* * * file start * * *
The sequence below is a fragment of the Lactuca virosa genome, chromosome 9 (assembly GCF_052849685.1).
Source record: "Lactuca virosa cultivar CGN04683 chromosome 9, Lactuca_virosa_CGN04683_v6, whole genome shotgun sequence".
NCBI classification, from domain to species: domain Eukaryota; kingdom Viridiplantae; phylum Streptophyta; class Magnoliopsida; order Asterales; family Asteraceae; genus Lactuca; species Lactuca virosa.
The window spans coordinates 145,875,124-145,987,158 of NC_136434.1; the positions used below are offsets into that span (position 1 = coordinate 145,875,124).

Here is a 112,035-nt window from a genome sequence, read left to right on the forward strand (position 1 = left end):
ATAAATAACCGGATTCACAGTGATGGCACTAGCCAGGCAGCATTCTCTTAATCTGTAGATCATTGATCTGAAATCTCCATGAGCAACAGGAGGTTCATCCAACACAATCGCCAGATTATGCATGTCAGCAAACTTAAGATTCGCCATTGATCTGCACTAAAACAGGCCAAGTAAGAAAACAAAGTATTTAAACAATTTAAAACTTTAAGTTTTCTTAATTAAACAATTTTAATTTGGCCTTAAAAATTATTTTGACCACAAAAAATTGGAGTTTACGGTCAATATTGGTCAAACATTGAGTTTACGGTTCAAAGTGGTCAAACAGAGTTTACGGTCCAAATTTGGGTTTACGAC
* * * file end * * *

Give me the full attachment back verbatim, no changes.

The sequence below is a fragment of the Lactuca virosa genome, chromosome 9 (assembly GCF_052849685.1).
Source record: "Lactuca virosa cultivar CGN04683 chromosome 9, Lactuca_virosa_CGN04683_v6, whole genome shotgun sequence".
NCBI classification, from domain to species: domain Eukaryota; kingdom Viridiplantae; phylum Streptophyta; class Magnoliopsida; order Asterales; family Asteraceae; genus Lactuca; species Lactuca virosa.
The window spans coordinates 145,875,124-145,987,158 of NC_136434.1; the positions used below are offsets into that span (position 1 = coordinate 145,875,124).

Here is a 112,035-nt window from a genome sequence, read left to right on the forward strand (position 1 = left end):
ATAAATAACCGGATTCACAGTGATGGCACTAGCCAGGCAGCATTCTCTTAATCTGTAGATCATTGATCTGAAATCTCCATGAGCAACAGGAGGTTCATCCAACACAATCGCCAGATTATGCATGTCAGCAAACTTAAGATTCGCCATTGATCTGCACTAAAACAGGCCAAGTAAGAAAACAAAGTATTTAAACAATTTAAAACTTTAAGTTTTCTTAATTAAACAATTTTAATTTGGCCTTAAAAATTATTTTGACCACAAAAAATTGGAGTTTACGGTCAATATTGGTCAAACATTGAGTTTACGGTTCAAAGTGGTCAAACAGAGTTTACGGTCCAAATTTGGGTTTACGAC